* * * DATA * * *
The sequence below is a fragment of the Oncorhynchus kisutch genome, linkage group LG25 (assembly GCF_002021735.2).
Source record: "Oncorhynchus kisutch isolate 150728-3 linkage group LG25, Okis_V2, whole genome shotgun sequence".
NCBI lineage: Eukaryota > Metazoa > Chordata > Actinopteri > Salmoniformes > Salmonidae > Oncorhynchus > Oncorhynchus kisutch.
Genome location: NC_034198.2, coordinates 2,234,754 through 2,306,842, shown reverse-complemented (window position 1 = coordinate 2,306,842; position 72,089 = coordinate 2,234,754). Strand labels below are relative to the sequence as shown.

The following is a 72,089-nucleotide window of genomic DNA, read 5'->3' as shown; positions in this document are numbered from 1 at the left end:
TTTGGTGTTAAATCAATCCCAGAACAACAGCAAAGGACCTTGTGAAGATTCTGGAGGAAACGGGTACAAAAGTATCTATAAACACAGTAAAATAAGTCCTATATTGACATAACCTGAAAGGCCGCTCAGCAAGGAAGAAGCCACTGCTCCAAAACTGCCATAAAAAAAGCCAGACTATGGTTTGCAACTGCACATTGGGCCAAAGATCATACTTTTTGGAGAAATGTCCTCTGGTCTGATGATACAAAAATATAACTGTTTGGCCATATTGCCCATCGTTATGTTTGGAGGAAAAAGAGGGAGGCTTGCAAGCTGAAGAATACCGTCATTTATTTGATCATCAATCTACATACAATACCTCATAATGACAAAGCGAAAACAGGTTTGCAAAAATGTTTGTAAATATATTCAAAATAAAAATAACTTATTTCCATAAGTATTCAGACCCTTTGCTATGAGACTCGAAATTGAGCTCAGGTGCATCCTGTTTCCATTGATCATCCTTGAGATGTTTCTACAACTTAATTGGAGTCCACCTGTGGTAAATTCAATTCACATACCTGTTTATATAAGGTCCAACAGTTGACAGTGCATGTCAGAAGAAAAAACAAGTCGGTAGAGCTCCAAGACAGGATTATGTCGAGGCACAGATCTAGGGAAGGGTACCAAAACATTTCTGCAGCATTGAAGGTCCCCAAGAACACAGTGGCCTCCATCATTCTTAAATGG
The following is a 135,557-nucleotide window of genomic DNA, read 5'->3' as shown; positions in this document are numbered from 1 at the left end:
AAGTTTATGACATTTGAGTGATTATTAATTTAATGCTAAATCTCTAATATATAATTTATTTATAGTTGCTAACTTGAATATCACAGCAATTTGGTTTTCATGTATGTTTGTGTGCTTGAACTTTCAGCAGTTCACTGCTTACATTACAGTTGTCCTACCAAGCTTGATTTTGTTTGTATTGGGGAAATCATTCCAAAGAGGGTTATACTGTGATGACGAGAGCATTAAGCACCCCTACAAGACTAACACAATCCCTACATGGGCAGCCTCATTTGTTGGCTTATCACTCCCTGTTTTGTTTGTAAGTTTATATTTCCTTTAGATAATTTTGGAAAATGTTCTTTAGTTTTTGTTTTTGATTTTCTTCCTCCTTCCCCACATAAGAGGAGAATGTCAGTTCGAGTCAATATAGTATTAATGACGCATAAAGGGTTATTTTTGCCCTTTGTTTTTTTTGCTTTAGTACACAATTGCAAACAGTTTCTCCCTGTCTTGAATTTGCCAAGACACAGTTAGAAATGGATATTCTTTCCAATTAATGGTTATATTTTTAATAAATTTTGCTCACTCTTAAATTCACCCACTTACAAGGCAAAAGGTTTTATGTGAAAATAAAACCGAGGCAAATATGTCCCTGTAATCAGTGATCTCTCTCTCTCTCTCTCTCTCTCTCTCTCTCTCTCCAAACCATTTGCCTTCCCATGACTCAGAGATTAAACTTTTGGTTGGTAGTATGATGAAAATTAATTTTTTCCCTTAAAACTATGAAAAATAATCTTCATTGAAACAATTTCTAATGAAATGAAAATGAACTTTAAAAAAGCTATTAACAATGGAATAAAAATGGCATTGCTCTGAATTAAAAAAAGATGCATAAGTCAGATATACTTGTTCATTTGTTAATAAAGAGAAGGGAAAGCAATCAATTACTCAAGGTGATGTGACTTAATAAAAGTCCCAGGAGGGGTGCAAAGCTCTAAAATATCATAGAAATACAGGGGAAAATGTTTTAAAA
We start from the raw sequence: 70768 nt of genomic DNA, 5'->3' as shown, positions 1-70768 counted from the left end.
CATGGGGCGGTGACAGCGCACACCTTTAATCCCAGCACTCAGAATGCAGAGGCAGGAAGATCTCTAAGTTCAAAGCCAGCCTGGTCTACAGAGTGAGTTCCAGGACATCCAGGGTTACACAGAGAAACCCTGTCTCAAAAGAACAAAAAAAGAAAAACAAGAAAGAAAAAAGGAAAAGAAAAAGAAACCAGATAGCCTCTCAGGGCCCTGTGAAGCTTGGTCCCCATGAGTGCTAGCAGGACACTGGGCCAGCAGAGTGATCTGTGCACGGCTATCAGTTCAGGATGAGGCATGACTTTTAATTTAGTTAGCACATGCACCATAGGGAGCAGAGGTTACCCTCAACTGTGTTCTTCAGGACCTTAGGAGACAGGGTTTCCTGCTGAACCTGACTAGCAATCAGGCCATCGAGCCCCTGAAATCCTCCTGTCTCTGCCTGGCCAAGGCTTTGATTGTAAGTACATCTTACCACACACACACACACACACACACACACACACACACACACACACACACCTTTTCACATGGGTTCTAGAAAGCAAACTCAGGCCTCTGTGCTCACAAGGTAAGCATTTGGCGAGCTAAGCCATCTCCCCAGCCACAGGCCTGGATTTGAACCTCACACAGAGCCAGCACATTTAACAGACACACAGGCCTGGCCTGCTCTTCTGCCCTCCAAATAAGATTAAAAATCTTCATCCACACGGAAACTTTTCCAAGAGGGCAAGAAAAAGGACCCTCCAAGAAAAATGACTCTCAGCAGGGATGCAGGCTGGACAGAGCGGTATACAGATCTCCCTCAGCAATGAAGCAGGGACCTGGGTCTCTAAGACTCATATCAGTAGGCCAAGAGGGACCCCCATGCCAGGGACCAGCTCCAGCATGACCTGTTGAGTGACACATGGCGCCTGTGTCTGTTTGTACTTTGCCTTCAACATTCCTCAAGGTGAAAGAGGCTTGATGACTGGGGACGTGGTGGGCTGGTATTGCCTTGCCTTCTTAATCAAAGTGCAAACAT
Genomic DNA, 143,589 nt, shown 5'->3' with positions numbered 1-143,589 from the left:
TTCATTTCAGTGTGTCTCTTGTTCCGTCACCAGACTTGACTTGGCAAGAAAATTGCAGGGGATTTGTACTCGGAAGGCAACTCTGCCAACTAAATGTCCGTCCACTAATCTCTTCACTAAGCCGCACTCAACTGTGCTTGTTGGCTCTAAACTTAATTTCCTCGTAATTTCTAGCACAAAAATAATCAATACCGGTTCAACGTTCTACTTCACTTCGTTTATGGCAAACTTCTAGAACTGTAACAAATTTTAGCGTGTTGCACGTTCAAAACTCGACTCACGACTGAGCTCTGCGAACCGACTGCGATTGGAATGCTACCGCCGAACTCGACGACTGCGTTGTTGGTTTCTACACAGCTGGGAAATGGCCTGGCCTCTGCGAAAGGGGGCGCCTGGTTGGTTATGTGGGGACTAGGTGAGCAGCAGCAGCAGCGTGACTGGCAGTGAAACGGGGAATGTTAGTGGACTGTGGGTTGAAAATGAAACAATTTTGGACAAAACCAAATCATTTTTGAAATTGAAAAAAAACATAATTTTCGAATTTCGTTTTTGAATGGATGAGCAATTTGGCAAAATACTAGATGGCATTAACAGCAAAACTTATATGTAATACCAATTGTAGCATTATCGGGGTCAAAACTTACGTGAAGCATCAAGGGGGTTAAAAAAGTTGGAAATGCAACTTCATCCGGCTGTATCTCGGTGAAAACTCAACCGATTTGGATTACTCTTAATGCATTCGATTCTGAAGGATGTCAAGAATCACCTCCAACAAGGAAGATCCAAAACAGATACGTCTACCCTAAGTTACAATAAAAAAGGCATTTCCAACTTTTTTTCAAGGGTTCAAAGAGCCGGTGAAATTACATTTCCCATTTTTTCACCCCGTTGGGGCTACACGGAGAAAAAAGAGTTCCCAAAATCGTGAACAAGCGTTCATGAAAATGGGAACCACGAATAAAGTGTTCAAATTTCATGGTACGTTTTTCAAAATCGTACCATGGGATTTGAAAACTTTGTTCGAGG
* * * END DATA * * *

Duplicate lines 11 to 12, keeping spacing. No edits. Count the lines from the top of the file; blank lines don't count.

Genomic DNA, 143,589 nt, shown 5'->3' with positions numbered 1-143,589 from the left:
TTCATTTCAGTGTGTCTCTTGTTCCGTCACCAGACTTGACTTGGCAAGAAAATTGCAGGGGATTTGTACTCGGAAGGCAACTCTGCCAACTAAATGTCCGTCCACTAATCTCTTCACTAAGCCGCACTCAACTGTGCTTGTTGGCTCTAAACTTAATTTCCTCGTAATTTCTAGCACAAAAATAATCAATACCGGTTCAACGTTCTACTTCACTTCGTTTATGGCAAACTTCTAGAACTGTAACAAATTTTAGCGTGTTGCACGTTCAAAACTCGACTCACGACTGAGCTCTGCGAACCGACTGCGATTGGAATGCTACCGCCGAACTCGACGACTGCGTTGTTGGTTTCTACACAGCTGGGAAATGGCCTGGCCTCTGCGAAAGGGGGCGCCTGGTTGGTTATGTGGGGACTAGGTGAGCAGCAGCAGCAGCGTGACTGGCAGTGAAACGGGGAATGTTAGTGGACTGTGGGTTGAAAATGAAACAATTTTGGACAAAACCAAATCATTTTTGAAATTGAAAAAAAACATAATTTTCGAATTTCGTTTTTGAATGGATGAGCAATTTGGCAAAATACTAGATGGCATTAACAGCAAAACTTATATGTAATACCAATTGTAGCATTATCGGGGTCAAAACTTACGTGAAGCATCAAGGGGGTTAAAAAAGTTGGAAATGCAACTTCATCCGGCTGTATCTCGGTGAAAACTCAACCGATTTGGATTACTCTTAATGCATTCGATTCTGAAGGATGTCAAGAATCACCTCCAACAAGGAAGATCCAAAACAGATACGTCTACCCTAAGTTACAATAAAAAAGGCATTTCCAACTTTTTTTCAAGGGTTCAAAGAGCCGGTGAAATTACATTTCCCATTTTTTCACCCCGTTGGGGCTACACGGAGAAAAAAGAGTTCCCAAAATCGTGAACAAGCGTTCATGAAAATGGGAACCACGAATAAAGTGTTCAAATTTCATGGTACGTTTTTCAAAATCGTACCATGGGATTTGAAAACTTTGTTCGAGG